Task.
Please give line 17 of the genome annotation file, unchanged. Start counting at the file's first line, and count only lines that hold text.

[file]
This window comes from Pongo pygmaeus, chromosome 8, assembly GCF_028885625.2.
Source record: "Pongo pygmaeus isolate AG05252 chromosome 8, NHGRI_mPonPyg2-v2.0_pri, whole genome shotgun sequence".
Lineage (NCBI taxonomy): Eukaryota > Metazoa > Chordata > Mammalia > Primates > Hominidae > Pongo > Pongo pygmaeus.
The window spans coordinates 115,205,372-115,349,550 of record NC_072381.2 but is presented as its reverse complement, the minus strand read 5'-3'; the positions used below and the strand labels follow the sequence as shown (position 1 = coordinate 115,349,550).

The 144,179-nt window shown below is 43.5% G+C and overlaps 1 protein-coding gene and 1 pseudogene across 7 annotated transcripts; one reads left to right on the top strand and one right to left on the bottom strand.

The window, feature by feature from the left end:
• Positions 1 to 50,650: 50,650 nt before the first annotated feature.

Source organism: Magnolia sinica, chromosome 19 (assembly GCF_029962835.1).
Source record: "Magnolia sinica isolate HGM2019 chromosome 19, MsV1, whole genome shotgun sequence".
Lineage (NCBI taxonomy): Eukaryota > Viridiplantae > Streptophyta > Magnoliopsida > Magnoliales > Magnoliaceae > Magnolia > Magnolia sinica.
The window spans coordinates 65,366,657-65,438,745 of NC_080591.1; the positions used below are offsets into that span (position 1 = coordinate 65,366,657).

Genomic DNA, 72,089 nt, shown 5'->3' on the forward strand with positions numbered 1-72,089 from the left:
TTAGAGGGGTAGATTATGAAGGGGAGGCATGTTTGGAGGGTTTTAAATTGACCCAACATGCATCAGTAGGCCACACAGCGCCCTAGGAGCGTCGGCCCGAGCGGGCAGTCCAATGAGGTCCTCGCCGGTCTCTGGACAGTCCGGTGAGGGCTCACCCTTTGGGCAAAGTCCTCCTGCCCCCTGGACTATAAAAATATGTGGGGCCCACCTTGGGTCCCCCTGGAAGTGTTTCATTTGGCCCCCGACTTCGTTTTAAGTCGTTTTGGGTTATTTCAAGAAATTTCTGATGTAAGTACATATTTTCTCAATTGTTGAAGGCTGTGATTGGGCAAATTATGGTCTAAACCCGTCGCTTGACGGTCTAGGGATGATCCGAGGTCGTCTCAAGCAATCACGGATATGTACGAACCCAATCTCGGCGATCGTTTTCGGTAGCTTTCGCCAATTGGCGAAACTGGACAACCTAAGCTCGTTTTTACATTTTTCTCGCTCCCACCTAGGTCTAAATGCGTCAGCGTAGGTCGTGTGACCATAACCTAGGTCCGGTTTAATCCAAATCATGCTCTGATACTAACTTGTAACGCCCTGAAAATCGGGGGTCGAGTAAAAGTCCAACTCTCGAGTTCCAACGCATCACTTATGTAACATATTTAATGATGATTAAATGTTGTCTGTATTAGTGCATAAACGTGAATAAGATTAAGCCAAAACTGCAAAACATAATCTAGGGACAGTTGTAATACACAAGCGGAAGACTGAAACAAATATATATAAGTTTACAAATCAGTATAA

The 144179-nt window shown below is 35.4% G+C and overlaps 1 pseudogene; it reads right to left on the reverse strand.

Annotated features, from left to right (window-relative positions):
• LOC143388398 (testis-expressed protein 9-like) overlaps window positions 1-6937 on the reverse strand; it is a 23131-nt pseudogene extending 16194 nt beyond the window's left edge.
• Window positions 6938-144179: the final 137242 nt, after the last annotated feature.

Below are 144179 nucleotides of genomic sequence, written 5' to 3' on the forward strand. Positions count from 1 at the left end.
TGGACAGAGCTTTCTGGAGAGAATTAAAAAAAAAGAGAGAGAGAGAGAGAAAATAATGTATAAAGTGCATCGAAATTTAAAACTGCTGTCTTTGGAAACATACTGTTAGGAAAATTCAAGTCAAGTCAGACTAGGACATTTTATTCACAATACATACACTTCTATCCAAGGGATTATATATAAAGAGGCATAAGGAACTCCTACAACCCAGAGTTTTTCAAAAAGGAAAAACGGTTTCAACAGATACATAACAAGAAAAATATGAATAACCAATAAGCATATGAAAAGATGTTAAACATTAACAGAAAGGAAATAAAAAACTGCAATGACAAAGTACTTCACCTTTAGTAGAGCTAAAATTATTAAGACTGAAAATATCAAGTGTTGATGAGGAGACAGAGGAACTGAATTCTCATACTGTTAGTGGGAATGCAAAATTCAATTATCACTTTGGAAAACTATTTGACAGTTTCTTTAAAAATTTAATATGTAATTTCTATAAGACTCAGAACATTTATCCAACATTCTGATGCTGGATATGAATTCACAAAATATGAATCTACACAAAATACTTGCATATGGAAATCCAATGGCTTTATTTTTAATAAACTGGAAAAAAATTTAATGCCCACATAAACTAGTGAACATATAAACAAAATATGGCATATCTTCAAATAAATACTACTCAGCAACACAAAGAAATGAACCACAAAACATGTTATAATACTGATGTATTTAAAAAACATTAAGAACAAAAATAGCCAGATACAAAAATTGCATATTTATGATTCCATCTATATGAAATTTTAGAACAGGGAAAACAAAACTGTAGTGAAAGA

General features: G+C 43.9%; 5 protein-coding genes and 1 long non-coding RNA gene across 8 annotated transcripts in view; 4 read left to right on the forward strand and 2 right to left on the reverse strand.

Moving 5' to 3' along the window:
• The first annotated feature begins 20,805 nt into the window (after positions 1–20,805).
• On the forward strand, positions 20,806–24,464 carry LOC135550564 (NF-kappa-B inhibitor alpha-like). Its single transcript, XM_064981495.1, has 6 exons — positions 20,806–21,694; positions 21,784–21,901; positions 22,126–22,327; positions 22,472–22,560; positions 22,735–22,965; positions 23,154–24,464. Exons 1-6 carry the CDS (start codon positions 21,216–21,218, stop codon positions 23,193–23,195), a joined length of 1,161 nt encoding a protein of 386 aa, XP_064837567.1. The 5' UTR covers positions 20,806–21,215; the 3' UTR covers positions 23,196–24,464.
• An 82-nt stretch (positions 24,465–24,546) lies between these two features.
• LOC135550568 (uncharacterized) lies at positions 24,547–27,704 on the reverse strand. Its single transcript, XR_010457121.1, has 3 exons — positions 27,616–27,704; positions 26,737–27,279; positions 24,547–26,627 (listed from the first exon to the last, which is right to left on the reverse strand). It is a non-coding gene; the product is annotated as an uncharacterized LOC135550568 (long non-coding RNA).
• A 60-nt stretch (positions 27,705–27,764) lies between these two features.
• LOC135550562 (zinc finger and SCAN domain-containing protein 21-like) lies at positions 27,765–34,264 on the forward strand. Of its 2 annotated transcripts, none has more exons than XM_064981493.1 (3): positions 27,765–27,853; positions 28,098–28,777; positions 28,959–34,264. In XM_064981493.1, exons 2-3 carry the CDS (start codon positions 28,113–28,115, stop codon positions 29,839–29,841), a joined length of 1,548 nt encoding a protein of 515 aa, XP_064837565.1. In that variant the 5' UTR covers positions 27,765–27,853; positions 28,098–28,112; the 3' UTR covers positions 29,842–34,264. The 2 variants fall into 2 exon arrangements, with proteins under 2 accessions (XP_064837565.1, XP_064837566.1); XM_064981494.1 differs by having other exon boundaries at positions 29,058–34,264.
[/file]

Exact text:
• Window positions 6938-144179: the final 137242 nt, after the last annotated feature.